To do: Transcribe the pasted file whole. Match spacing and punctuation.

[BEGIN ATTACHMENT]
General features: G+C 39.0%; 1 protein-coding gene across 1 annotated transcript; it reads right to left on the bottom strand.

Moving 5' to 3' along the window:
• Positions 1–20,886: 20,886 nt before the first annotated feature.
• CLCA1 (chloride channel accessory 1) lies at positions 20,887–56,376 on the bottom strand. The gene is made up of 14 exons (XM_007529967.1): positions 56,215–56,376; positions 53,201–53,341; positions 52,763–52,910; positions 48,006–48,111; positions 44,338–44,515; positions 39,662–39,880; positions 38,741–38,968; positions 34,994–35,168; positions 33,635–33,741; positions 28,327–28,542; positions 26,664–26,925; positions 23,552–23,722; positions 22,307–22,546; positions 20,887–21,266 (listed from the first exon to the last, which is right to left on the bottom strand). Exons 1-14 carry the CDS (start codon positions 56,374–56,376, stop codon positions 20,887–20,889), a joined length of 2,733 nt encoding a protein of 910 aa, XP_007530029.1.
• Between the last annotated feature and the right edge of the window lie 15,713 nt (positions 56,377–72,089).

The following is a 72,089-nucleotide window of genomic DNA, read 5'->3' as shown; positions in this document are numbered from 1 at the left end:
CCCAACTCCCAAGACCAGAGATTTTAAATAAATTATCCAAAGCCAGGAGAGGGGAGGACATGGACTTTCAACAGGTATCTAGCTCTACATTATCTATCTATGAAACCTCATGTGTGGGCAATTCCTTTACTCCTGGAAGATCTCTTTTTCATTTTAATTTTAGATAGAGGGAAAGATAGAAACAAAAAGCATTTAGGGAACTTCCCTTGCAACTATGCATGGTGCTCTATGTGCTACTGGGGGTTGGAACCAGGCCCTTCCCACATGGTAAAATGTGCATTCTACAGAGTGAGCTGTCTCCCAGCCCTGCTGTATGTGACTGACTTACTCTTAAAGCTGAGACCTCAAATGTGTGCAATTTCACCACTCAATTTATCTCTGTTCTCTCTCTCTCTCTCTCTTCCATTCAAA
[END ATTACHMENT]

General features: G+C 39.0%; 1 protein-coding gene across 1 annotated transcript; it reads right to left on the bottom strand.

Moving 5' to 3' along the window:
• Positions 1–20,886: 20,886 nt before the first annotated feature.
• CLCA1 (chloride channel accessory 1) lies at positions 20,887–56,376 on the bottom strand. The gene is made up of 14 exons (XM_007529967.1): positions 56,215–56,376; positions 53,201–53,341; positions 52,763–52,910; positions 48,006–48,111; positions 44,338–44,515; positions 39,662–39,880; positions 38,741–38,968; positions 34,994–35,168; positions 33,635–33,741; positions 28,327–28,542; positions 26,664–26,925; positions 23,552–23,722; positions 22,307–22,546; positions 20,887–21,266 (listed from the first exon to the last, which is right to left on the bottom strand). Exons 1-14 carry the CDS (start codon positions 56,374–56,376, stop codon positions 20,887–20,889), a joined length of 2,733 nt encoding a protein of 910 aa, XP_007530029.1.
• Between the last annotated feature and the right edge of the window lie 15,713 nt (positions 56,377–72,089).

The following is a 72,089-nucleotide window of genomic DNA, read 5'->3' as shown; positions in this document are numbered from 1 at the left end:
CCCAACTCCCAAGACCAGAGATTTTAAATAAATTATCCAAAGCCAGGAGAGGGGAGGACATGGACTTTCAACAGGTATCTAGCTCTACATTATCTATCTATGAAACCTCATGTGTGGGCAATTCCTTTACTCCTGGAAGATCTCTTTTTCATTTTAATTTTAGATAGAGGGAAAGATAGAAACAAAAAGCATTTAGGGAACTTCCCTTGCAACTATGCATGGTGCTCTATGTGCTACTGGGGGTTGGAACCAGGCCCTTCCCACATGGTAAAATGTGCATTCTACAGAGTGAGCTGTCTCCCAGCCCTGCTGTATGTGACTGACTTACTCTTAAAGCTGAGACCTCAAATGTGTGCAATTTCACCACTCAATTTATCTCTGTTCTCTCTCTCTCTCTCTCTTCCATTCAAA